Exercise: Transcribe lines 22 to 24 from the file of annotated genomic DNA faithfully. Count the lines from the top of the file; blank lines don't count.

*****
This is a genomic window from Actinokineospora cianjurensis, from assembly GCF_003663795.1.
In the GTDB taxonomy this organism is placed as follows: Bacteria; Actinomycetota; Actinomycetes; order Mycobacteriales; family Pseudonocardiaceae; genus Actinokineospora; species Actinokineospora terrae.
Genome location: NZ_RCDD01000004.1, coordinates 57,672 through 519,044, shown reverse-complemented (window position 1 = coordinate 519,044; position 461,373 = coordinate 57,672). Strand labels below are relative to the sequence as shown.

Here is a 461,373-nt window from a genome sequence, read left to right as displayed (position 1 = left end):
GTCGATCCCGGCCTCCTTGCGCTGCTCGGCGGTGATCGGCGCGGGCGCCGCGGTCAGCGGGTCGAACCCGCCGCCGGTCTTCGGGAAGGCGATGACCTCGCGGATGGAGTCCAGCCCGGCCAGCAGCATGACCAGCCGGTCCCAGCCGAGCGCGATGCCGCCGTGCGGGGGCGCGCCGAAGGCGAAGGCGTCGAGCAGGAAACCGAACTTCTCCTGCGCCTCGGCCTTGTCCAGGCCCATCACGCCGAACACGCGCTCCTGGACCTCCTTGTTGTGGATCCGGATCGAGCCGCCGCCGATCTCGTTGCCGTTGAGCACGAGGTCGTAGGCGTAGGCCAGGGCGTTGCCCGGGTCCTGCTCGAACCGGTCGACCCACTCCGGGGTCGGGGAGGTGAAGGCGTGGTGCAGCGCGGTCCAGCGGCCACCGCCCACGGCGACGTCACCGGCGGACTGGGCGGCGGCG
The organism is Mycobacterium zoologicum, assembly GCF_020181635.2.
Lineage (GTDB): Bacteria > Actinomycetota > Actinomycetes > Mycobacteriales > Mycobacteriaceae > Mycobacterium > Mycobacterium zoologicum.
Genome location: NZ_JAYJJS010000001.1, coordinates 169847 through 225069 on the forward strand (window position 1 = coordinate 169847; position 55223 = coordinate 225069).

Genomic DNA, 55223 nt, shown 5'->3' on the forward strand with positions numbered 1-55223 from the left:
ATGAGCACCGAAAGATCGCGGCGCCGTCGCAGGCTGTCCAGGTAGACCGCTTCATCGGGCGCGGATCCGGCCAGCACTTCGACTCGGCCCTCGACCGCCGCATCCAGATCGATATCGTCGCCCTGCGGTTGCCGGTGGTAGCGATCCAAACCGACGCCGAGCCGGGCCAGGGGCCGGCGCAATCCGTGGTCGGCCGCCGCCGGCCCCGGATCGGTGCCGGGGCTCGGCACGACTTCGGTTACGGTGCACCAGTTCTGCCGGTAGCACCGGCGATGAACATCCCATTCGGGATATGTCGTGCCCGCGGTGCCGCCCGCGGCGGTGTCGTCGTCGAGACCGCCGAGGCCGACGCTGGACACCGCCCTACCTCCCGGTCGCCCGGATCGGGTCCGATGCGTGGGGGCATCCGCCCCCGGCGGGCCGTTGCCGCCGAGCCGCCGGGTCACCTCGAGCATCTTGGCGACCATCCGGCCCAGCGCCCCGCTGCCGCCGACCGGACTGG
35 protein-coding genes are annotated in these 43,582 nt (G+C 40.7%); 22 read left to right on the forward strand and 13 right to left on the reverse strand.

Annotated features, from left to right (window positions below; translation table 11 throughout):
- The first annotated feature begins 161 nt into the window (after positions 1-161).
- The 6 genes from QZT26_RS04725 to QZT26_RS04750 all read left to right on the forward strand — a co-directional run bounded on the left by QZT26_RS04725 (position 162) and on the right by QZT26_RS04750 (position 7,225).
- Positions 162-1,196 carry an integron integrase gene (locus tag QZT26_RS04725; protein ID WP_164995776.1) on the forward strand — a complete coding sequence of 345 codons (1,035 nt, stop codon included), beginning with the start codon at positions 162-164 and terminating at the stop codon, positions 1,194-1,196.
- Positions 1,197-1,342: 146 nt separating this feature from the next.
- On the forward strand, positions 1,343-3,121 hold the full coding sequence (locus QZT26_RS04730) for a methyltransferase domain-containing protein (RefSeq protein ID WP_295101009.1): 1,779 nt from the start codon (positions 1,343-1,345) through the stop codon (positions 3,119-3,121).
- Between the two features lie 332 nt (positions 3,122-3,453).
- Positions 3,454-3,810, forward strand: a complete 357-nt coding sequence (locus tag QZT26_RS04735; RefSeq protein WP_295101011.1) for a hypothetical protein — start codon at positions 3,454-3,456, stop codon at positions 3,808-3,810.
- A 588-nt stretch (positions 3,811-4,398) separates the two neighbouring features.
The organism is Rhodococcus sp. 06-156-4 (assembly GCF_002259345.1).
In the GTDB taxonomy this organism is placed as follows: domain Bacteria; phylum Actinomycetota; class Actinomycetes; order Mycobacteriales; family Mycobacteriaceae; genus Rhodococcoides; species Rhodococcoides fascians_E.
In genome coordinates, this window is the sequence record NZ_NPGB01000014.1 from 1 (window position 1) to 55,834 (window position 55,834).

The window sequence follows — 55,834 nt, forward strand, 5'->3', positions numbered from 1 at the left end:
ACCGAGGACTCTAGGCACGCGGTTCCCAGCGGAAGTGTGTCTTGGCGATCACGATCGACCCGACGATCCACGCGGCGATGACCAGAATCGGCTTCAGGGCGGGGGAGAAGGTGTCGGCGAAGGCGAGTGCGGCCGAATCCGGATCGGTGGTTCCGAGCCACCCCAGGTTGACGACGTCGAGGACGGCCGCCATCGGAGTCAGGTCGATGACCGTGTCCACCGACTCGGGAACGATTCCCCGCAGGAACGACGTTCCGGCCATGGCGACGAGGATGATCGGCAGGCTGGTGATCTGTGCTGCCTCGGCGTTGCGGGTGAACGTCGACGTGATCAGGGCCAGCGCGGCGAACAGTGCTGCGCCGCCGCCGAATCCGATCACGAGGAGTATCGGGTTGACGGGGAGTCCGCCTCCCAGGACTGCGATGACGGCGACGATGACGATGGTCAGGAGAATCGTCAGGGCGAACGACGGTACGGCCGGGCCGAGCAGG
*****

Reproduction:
In the GTDB taxonomy this organism is placed as follows: domain Bacteria; phylum Actinomycetota; class Actinomycetes; order Mycobacteriales; family Mycobacteriaceae; genus Rhodococcoides; species Rhodococcoides fascians_E.
In genome coordinates, this window is the sequence record NZ_NPGB01000014.1 from 1 (window position 1) to 55,834 (window position 55,834).

The window sequence follows — 55,834 nt, forward strand, 5'->3', positions numbered from 1 at the left end: